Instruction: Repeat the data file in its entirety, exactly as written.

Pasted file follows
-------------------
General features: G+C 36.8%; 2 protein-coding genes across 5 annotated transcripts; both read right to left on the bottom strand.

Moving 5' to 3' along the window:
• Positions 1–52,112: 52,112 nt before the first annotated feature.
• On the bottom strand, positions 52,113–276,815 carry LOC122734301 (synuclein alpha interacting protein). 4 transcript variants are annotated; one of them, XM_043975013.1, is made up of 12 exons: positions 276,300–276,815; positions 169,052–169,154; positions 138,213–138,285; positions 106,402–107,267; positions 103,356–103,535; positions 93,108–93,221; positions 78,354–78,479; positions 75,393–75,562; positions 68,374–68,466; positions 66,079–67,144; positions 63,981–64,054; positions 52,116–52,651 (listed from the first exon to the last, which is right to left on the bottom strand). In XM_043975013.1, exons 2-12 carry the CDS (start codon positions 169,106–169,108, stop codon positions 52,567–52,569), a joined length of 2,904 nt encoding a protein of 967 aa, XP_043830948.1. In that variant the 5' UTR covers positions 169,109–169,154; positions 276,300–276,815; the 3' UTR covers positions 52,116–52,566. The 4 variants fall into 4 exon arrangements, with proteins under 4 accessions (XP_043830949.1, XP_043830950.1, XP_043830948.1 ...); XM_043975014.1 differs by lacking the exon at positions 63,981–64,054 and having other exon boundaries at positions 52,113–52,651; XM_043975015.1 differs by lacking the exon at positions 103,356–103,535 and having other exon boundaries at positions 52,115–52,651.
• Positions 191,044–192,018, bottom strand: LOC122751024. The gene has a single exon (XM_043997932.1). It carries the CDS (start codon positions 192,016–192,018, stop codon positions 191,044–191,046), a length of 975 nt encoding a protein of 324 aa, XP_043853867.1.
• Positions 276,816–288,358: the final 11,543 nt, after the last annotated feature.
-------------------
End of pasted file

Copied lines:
General features: G+C 36.8%; 2 protein-coding genes across 5 annotated transcripts; both read right to left on the bottom strand.

Moving 5' to 3' along the window:
• Positions 1–52,112: 52,112 nt before the first annotated feature.
• On the bottom strand, positions 52,113–276,815 carry LOC122734301 (synuclein alpha interacting protein). 4 transcript variants are annotated; one of them, XM_043975013.1, is made up of 12 exons: positions 276,300–276,815; positions 169,052–169,154; positions 138,213–138,285; positions 106,402–107,267; positions 103,356–103,535; positions 93,108–93,221; positions 78,354–78,479; positions 75,393–75,562; positions 68,374–68,466; positions 66,079–67,144; positions 63,981–64,054; positions 52,116–52,651 (listed from the first exon to the last, which is right to left on the bottom strand). In XM_043975013.1, exons 2-12 carry the CDS (start codon positions 169,106–169,108, stop codon positions 52,567–52,569), a joined length of 2,904 nt encoding a protein of 967 aa, XP_043830948.1. In that variant the 5' UTR covers positions 169,109–169,154; positions 276,300–276,815; the 3' UTR covers positions 52,116–52,566. The 4 variants fall into 4 exon arrangements, with proteins under 4 accessions (XP_043830949.1, XP_043830950.1, XP_043830948.1 ...); XM_043975014.1 differs by lacking the exon at positions 63,981–64,054 and having other exon boundaries at positions 52,113–52,651; XM_043975015.1 differs by lacking the exon at positions 103,356–103,535 and having other exon boundaries at positions 52,115–52,651.
• Positions 191,044–192,018, bottom strand: LOC122751024. The gene has a single exon (XM_043997932.1). It carries the CDS (start codon positions 192,016–192,018, stop codon positions 191,044–191,046), a length of 975 nt encoding a protein of 324 aa, XP_043853867.1.
• Positions 276,816–288,358: the final 11,543 nt, after the last annotated feature.